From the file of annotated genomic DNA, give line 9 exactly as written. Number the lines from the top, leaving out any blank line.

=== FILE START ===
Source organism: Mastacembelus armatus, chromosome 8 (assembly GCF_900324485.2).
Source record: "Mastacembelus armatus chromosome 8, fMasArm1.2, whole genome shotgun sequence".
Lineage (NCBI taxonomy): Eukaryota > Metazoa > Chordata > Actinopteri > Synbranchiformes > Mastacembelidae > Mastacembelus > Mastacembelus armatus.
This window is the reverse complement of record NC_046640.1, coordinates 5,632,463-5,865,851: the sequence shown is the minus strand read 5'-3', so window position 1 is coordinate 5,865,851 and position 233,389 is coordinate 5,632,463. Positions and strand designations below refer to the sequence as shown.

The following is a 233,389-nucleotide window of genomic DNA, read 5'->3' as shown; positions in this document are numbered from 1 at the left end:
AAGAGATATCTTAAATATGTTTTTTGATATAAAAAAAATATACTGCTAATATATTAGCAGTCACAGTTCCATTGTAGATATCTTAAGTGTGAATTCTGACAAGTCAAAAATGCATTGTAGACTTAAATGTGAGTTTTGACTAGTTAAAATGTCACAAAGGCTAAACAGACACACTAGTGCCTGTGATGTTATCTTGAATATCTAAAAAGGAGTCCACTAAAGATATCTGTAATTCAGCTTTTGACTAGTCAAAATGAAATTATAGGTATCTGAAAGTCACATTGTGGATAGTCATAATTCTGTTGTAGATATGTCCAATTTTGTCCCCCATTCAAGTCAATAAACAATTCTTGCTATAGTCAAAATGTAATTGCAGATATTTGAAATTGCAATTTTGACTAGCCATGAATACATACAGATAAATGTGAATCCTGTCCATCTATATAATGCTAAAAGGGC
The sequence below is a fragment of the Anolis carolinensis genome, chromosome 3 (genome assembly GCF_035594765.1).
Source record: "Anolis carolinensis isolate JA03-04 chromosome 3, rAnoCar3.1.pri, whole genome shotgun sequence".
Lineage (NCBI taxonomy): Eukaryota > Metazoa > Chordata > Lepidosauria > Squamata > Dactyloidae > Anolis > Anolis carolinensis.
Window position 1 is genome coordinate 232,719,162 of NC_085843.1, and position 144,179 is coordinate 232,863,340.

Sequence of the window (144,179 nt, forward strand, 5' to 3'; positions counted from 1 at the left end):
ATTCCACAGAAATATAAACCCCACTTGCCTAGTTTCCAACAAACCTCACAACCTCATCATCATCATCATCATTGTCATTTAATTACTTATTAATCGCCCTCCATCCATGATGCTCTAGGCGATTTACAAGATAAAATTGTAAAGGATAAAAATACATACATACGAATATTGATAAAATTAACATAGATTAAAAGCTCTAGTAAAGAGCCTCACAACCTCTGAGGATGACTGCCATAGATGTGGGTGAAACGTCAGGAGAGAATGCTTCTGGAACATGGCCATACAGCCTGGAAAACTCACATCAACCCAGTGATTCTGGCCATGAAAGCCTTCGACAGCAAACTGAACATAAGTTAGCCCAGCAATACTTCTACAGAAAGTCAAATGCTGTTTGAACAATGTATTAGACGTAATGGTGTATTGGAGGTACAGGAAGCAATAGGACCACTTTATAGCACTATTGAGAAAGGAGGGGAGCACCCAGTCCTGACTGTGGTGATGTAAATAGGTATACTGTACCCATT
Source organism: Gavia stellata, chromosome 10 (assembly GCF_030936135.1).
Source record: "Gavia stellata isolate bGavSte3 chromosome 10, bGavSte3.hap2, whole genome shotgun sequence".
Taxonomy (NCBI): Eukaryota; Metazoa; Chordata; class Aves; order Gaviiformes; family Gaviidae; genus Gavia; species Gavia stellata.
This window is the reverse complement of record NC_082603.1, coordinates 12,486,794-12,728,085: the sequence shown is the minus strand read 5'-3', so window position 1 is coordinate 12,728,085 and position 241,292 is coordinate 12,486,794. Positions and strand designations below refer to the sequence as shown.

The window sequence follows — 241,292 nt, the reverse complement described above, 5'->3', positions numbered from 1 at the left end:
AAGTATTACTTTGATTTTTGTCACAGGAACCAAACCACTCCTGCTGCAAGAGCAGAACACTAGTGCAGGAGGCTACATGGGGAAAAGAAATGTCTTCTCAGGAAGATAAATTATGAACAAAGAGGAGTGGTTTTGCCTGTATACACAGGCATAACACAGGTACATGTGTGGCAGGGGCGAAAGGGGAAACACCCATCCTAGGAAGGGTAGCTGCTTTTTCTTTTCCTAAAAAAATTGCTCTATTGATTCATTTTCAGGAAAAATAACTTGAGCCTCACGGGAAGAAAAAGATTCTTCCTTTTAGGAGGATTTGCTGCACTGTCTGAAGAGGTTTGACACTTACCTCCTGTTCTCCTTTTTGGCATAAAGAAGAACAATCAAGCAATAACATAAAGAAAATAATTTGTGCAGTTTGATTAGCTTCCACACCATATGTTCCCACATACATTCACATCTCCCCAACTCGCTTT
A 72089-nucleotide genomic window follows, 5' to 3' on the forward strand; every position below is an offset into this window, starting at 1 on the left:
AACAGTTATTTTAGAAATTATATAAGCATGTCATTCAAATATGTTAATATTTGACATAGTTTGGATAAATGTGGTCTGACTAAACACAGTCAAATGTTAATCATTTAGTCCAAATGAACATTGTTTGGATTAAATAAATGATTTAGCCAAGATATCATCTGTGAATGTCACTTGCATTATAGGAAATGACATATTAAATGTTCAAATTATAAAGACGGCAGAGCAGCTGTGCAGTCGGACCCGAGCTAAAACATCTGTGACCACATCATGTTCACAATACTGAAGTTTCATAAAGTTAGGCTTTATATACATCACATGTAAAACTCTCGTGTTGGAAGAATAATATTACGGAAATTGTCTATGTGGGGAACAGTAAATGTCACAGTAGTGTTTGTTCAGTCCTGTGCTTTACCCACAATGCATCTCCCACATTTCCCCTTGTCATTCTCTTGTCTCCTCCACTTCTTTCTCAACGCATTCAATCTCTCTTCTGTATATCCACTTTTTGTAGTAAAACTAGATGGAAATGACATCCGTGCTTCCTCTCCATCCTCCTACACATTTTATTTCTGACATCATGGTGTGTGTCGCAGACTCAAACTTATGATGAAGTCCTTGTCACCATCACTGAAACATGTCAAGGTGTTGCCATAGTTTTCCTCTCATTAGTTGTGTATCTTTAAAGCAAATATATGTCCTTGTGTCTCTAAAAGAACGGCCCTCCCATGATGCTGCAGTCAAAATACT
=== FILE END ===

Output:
Lineage (NCBI taxonomy): Eukaryota > Metazoa > Chordata > Lepidosauria > Squamata > Dactyloidae > Anolis > Anolis carolinensis.